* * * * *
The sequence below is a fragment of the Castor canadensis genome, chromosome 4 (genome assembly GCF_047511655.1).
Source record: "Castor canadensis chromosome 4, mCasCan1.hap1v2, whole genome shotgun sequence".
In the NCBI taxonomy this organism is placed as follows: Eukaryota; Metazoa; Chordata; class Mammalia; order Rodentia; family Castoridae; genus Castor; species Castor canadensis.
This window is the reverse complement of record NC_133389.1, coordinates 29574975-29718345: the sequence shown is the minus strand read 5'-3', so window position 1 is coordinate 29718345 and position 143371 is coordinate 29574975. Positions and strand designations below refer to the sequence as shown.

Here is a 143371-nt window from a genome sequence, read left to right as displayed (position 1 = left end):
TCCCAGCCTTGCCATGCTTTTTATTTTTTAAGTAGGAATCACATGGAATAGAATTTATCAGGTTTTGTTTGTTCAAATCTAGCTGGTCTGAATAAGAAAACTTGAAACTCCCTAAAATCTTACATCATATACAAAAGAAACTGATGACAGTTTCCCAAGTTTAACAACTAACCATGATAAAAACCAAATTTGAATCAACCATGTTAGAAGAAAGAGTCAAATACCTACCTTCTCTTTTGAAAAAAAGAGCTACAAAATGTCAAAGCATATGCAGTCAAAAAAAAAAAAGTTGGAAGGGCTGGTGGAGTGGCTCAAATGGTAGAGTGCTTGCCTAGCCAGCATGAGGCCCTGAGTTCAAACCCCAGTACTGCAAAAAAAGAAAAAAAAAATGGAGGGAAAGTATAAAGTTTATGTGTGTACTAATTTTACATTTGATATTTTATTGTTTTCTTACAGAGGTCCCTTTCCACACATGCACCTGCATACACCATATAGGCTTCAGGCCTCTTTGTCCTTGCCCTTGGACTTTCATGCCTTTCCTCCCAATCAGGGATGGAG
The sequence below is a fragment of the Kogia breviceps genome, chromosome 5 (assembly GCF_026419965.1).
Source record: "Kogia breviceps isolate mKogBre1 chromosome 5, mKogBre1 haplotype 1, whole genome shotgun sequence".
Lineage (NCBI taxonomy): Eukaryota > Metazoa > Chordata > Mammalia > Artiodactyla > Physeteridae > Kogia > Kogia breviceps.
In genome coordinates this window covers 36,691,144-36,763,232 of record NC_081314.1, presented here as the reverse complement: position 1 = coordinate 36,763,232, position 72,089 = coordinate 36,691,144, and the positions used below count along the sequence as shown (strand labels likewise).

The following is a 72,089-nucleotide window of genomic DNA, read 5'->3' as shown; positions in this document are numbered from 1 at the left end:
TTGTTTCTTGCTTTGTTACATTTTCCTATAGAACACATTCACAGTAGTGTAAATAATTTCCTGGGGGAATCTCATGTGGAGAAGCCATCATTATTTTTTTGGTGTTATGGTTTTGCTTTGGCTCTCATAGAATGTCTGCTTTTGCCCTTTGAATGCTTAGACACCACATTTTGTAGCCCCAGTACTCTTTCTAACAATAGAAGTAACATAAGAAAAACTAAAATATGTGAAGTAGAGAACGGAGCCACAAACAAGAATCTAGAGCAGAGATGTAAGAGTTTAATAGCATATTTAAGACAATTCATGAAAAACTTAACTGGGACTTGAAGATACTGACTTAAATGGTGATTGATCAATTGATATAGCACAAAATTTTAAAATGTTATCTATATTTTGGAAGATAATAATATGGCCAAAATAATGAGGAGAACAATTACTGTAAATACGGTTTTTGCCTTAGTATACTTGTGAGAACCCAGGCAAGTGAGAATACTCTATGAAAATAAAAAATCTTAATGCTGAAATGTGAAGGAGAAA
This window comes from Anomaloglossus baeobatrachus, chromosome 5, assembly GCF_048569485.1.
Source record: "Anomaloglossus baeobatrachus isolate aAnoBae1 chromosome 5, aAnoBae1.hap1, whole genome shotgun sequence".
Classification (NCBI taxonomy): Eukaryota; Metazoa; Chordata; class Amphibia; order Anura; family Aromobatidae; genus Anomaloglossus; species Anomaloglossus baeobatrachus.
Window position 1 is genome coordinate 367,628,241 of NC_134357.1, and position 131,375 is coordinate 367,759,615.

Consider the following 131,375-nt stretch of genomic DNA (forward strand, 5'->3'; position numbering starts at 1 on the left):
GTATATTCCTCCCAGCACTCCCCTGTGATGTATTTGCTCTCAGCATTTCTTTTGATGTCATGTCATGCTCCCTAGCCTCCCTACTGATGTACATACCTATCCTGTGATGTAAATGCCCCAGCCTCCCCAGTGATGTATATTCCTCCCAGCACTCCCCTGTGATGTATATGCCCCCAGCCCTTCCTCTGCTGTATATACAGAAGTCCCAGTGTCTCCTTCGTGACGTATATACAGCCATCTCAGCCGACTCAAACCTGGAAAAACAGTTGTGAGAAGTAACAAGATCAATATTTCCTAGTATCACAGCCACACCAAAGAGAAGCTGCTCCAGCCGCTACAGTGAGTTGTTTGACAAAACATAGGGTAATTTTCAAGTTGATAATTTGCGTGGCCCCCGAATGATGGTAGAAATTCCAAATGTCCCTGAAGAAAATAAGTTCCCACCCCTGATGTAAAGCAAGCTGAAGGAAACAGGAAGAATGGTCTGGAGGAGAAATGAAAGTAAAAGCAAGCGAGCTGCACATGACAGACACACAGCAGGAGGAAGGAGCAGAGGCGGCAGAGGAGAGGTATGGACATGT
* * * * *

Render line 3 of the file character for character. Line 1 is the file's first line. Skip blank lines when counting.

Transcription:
In the NCBI taxonomy this organism is placed as follows: Eukaryota; Metazoa; Chordata; class Mammalia; order Rodentia; family Castoridae; genus Castor; species Castor canadensis.